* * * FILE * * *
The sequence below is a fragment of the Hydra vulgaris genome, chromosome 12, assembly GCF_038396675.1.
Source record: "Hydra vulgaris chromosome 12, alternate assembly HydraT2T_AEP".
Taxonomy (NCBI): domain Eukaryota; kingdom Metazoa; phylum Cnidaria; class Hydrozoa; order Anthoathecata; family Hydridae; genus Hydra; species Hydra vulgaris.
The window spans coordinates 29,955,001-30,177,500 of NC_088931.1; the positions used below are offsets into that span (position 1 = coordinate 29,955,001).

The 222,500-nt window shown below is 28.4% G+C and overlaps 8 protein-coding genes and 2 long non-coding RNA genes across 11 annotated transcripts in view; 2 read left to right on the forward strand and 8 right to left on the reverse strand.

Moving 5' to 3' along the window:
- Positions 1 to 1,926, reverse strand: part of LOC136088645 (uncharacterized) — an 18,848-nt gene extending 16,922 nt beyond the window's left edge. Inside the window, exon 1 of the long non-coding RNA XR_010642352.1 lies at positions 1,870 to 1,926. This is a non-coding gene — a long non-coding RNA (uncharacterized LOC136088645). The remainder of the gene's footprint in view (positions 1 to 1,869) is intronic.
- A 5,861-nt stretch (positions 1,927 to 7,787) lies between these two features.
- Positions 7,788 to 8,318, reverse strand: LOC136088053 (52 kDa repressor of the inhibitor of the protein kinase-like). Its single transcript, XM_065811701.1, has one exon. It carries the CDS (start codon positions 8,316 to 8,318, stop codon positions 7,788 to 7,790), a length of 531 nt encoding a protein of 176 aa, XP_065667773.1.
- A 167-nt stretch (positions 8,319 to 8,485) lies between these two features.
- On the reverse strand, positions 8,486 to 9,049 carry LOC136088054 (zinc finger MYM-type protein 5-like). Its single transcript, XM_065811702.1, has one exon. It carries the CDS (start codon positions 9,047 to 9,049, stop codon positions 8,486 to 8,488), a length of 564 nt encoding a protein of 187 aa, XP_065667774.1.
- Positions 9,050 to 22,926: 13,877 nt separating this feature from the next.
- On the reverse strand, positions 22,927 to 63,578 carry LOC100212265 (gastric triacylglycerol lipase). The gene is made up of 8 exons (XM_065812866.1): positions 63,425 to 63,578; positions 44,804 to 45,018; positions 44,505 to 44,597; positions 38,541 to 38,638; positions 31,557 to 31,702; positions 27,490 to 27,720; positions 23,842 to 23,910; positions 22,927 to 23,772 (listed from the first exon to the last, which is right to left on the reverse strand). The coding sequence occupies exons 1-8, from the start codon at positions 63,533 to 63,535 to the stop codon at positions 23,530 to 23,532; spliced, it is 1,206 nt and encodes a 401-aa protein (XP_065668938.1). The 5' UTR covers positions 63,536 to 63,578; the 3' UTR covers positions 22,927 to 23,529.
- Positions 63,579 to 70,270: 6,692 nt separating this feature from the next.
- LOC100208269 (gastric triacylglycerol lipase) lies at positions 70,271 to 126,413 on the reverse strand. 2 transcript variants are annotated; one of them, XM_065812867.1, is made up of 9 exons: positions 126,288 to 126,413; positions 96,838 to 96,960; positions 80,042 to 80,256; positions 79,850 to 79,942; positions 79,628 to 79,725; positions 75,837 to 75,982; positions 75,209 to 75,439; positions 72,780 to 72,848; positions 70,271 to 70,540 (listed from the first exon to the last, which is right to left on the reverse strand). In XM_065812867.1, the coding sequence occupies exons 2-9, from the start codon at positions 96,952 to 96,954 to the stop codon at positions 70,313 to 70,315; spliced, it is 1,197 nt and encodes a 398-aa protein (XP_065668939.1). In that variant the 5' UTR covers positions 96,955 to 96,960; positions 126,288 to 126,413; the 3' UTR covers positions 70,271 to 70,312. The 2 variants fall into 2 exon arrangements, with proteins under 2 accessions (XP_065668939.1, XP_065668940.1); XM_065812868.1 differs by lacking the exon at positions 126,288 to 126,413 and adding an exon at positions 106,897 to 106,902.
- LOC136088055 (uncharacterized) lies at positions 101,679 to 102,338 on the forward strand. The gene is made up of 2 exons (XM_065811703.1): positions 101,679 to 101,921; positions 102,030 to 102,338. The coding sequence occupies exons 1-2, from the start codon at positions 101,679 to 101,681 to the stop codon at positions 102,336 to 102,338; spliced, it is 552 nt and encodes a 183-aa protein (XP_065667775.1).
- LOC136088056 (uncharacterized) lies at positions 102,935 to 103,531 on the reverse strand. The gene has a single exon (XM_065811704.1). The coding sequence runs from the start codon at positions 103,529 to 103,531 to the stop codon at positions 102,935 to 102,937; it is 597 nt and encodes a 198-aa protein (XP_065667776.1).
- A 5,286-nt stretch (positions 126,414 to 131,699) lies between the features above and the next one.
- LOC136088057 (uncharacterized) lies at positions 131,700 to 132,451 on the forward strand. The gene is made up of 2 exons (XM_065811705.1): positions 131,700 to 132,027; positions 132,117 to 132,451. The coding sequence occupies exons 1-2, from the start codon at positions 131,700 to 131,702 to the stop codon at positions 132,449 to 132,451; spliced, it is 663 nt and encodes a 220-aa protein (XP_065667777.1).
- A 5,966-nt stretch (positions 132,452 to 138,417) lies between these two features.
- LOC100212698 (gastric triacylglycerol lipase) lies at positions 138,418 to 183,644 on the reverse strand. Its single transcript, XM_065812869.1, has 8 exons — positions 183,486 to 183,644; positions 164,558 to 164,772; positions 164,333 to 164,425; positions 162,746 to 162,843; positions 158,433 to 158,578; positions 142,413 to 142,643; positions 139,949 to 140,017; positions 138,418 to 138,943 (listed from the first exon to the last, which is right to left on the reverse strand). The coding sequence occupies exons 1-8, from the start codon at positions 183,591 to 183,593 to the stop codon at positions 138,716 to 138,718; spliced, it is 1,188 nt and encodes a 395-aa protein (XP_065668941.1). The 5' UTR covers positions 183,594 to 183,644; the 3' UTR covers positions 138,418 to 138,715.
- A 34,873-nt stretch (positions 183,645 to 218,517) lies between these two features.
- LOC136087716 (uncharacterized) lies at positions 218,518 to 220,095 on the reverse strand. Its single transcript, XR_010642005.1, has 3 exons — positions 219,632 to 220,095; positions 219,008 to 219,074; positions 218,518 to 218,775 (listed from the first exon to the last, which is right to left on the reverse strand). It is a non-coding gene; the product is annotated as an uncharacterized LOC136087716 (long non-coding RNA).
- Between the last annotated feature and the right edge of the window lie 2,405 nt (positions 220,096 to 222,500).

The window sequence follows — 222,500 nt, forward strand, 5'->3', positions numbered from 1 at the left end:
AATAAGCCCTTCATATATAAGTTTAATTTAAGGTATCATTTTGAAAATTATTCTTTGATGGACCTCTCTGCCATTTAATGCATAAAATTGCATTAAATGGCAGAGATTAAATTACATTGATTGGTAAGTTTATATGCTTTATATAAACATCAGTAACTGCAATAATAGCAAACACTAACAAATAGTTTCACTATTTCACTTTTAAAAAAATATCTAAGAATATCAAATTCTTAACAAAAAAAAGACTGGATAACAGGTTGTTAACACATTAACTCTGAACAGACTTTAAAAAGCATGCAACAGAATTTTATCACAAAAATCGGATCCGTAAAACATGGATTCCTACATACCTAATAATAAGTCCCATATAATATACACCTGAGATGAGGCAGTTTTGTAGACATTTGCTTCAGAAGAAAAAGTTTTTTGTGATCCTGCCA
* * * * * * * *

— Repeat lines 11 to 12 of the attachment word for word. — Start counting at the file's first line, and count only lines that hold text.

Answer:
- On the reverse strand, positions 8,486 to 9,049 carry LOC136088054 (zinc finger MYM-type protein 5-like). Its single transcript, XM_065811702.1, has one exon. It carries the CDS (start codon positions 9,047 to 9,049, stop codon positions 8,486 to 8,488), a length of 564 nt encoding a protein of 187 aa, XP_065667774.1.
- Positions 9,050 to 22,926: 13,877 nt separating this feature from the next.